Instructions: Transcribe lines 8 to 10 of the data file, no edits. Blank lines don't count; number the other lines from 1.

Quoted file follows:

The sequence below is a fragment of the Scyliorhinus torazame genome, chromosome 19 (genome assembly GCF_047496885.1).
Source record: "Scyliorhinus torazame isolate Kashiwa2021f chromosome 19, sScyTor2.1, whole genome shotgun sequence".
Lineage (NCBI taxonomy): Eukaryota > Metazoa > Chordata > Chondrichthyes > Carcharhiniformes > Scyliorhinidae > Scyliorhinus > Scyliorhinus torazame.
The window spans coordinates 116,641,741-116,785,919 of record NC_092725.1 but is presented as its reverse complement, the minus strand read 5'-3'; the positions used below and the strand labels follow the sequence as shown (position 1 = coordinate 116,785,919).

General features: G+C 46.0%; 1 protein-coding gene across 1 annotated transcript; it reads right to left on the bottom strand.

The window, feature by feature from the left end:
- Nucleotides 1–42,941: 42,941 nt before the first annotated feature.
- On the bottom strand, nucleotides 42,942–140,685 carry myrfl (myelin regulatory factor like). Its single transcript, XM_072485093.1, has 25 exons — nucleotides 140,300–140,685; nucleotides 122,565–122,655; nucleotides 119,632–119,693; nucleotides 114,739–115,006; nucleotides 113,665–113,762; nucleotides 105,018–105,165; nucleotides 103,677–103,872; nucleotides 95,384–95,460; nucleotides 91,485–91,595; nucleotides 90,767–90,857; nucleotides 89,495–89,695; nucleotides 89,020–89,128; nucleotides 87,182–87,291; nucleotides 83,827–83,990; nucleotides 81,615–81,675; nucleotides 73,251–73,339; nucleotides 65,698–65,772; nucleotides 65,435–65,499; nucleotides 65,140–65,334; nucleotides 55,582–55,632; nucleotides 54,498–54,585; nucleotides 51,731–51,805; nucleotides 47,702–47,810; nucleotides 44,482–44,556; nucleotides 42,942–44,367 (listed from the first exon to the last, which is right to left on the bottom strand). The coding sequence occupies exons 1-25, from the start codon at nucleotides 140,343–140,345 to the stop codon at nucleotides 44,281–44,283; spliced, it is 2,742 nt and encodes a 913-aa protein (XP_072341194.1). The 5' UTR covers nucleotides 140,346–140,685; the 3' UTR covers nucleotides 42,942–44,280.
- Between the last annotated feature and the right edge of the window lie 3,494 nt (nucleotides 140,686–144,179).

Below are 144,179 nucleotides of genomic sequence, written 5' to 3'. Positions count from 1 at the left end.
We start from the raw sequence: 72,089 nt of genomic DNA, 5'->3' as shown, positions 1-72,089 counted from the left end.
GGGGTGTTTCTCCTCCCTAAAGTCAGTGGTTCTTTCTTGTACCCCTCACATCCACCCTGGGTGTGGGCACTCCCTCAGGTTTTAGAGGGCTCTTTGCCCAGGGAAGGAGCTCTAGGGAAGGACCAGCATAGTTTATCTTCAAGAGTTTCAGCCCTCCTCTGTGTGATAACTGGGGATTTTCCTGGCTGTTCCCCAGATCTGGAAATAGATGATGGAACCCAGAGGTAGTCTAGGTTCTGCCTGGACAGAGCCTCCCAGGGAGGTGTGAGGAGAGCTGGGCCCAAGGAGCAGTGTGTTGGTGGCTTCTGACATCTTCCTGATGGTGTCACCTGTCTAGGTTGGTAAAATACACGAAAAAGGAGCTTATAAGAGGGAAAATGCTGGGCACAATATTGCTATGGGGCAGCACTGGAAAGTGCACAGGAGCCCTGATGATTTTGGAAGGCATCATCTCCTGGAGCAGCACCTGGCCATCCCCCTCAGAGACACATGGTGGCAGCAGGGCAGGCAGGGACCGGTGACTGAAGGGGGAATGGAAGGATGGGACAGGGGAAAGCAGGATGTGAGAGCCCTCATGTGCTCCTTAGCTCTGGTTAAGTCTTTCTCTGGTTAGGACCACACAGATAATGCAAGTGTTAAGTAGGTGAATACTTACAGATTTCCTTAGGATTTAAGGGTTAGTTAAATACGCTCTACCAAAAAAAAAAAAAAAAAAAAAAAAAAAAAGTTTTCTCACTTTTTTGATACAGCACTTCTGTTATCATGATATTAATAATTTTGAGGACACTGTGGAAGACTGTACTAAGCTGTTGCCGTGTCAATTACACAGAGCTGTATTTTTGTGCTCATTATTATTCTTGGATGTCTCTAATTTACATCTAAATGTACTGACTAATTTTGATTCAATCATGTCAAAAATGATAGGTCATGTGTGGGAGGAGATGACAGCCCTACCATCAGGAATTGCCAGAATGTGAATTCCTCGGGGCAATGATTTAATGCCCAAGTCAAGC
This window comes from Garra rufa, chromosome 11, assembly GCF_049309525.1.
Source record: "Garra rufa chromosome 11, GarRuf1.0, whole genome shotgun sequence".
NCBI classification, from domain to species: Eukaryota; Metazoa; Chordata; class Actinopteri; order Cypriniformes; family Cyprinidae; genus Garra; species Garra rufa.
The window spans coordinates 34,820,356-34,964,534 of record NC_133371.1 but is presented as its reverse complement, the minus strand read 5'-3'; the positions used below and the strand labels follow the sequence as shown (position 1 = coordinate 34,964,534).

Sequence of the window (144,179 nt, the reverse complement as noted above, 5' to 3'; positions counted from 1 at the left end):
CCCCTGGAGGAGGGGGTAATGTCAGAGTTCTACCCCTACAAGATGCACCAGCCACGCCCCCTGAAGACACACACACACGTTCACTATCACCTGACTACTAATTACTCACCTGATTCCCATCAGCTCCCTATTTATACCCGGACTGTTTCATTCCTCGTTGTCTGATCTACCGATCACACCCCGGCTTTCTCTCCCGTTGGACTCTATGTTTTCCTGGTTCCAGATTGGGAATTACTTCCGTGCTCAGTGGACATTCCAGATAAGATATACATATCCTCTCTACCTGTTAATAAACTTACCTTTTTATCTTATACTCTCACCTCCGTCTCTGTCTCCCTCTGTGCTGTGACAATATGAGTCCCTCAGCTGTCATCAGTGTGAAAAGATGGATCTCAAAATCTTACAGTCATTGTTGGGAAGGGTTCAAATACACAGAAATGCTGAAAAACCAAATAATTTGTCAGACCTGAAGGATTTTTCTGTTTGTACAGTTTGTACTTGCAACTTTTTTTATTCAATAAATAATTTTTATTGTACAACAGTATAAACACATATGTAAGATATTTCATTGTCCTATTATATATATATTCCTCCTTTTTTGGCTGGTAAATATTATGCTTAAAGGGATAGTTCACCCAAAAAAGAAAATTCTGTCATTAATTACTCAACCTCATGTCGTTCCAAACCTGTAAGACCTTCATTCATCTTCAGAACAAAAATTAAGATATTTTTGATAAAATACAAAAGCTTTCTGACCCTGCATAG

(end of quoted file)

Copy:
- On the bottom strand, nucleotides 42,942–140,685 carry myrfl (myelin regulatory factor like). Its single transcript, XM_072485093.1, has 25 exons — nucleotides 140,300–140,685; nucleotides 122,565–122,655; nucleotides 119,632–119,693; nucleotides 114,739–115,006; nucleotides 113,665–113,762; nucleotides 105,018–105,165; nucleotides 103,677–103,872; nucleotides 95,384–95,460; nucleotides 91,485–91,595; nucleotides 90,767–90,857; nucleotides 89,495–89,695; nucleotides 89,020–89,128; nucleotides 87,182–87,291; nucleotides 83,827–83,990; nucleotides 81,615–81,675; nucleotides 73,251–73,339; nucleotides 65,698–65,772; nucleotides 65,435–65,499; nucleotides 65,140–65,334; nucleotides 55,582–55,632; nucleotides 54,498–54,585; nucleotides 51,731–51,805; nucleotides 47,702–47,810; nucleotides 44,482–44,556; nucleotides 42,942–44,367 (listed from the first exon to the last, which is right to left on the bottom strand). The coding sequence occupies exons 1-25, from the start codon at nucleotides 140,343–140,345 to the stop codon at nucleotides 44,281–44,283; spliced, it is 2,742 nt and encodes a 913-aa protein (XP_072341194.1). The 5' UTR covers nucleotides 140,346–140,685; the 3' UTR covers nucleotides 42,942–44,280.
- Between the last annotated feature and the right edge of the window lie 3,494 nt (nucleotides 140,686–144,179).

Below are 144,179 nucleotides of genomic sequence, written 5' to 3'. Positions count from 1 at the left end.